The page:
Privacy from the Corporate Standpoint – OPC requirements per PIPEDA

Like many of you, I believe privacy is a seriously pressing concern in the modern age. As users of social media, we are subject to data collection that can then be shared with organizations with whom we have never had direct contact. However, I think it’s interesting to think about it not just from the standpoint of the user, but also from the perspective of organizations. What safeguards are they required to have in place, both internally and when sharing data with third parties?
For example, this article (“Thinking of Outsourcing Your Customer’s Data? What You Need to Know Ahead of Time”) discusses the safeguards/measures that TD Bank took when it outsourced customer data internationally without first obtaining additional consent. The article suggests that companies should have “proper assessments and have strong contractual protections in place.” I don’t know about you, but I like the sounds of the former a lot more than the latter, especially considering the lack of real negotiating power on the part of the consumer. But that might be a whole other discussion!
On the internal side, this article (also from MLT Aikins!) discusses a different fact situation with Desjardins where the OPC determined that they did NOT have sufficient protections in place. As a result, an employee was able to gather a substantial amount of personal information and store it on their work computer, even though they did not have permission to access that data. They recommended organizations take the following steps to avoid such things:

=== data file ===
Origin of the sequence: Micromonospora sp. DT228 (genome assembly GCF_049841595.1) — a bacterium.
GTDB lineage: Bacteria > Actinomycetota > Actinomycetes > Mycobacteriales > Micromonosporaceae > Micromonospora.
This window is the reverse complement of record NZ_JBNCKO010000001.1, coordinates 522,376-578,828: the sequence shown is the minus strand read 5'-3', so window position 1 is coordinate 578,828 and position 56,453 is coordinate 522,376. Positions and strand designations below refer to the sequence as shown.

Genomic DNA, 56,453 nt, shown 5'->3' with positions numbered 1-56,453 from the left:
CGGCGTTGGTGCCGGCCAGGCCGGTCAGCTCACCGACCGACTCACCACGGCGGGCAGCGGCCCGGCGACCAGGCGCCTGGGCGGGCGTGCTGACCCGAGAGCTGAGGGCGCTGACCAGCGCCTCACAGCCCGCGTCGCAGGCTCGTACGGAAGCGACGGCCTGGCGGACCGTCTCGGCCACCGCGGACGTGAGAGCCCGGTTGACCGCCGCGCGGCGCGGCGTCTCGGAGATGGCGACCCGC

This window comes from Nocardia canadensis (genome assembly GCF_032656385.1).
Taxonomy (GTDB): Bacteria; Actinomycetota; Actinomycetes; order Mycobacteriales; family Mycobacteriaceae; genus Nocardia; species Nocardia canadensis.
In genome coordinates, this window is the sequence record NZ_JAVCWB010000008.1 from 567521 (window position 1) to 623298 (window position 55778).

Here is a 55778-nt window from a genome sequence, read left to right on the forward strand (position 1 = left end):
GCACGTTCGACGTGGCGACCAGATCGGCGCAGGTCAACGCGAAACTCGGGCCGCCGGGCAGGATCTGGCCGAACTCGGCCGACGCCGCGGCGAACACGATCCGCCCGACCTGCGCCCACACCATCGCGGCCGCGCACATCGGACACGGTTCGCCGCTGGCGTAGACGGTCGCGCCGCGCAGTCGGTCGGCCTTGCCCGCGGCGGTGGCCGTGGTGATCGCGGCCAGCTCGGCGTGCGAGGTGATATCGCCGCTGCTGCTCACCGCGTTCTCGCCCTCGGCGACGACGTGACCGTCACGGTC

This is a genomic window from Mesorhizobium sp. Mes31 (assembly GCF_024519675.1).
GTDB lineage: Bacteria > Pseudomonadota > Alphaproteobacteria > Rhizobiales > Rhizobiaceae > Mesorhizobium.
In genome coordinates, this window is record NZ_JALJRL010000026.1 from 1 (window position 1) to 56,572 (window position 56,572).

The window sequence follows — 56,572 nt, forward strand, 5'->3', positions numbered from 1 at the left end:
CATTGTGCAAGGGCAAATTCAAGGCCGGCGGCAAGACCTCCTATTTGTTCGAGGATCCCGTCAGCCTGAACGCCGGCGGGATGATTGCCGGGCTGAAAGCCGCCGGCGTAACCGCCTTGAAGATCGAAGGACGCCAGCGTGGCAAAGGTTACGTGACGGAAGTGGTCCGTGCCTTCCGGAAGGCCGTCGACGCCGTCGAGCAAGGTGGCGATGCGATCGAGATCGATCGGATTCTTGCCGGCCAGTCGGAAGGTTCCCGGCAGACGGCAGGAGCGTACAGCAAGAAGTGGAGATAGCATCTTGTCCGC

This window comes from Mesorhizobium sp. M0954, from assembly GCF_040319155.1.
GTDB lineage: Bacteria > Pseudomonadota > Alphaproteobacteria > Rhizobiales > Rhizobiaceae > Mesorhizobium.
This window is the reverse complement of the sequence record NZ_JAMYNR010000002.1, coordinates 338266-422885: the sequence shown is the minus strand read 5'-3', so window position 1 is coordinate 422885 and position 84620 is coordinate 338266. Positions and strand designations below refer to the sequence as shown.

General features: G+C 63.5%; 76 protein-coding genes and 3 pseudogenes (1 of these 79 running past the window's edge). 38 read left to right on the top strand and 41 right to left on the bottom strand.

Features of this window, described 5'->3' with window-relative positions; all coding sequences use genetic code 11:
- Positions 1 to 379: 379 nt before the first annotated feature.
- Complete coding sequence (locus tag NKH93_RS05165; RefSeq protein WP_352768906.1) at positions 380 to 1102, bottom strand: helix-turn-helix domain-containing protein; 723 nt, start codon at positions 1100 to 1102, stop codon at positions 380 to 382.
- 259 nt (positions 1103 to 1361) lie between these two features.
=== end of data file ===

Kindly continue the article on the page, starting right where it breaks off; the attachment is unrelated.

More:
“1 – Ensure that employees are following policies and procedures on an ongoing basis.
2 – During training, require employees to demonstrate that they understand the policies.
3 – Frequently review whether employees are following procedures and policies.
4 – Ensure that access controls do not permit for restricted information to be easily moved to more widely accessible domains.
5 – Implement active monitoring systems such as a data loss prevention (DLP) solution and other ongoing monitoring mechanisms (particularly for organizations which handle highly sensitive personal information).
6 – Implement appropriate personal information retention and destruction policies and have mechanisms in place to ensure that they are followed.”

What do people think of these steps? Are they sufficient, and can we be confident rogue employees couldn’t get access to data anyway? If not, what else could we be requiring companies to do?

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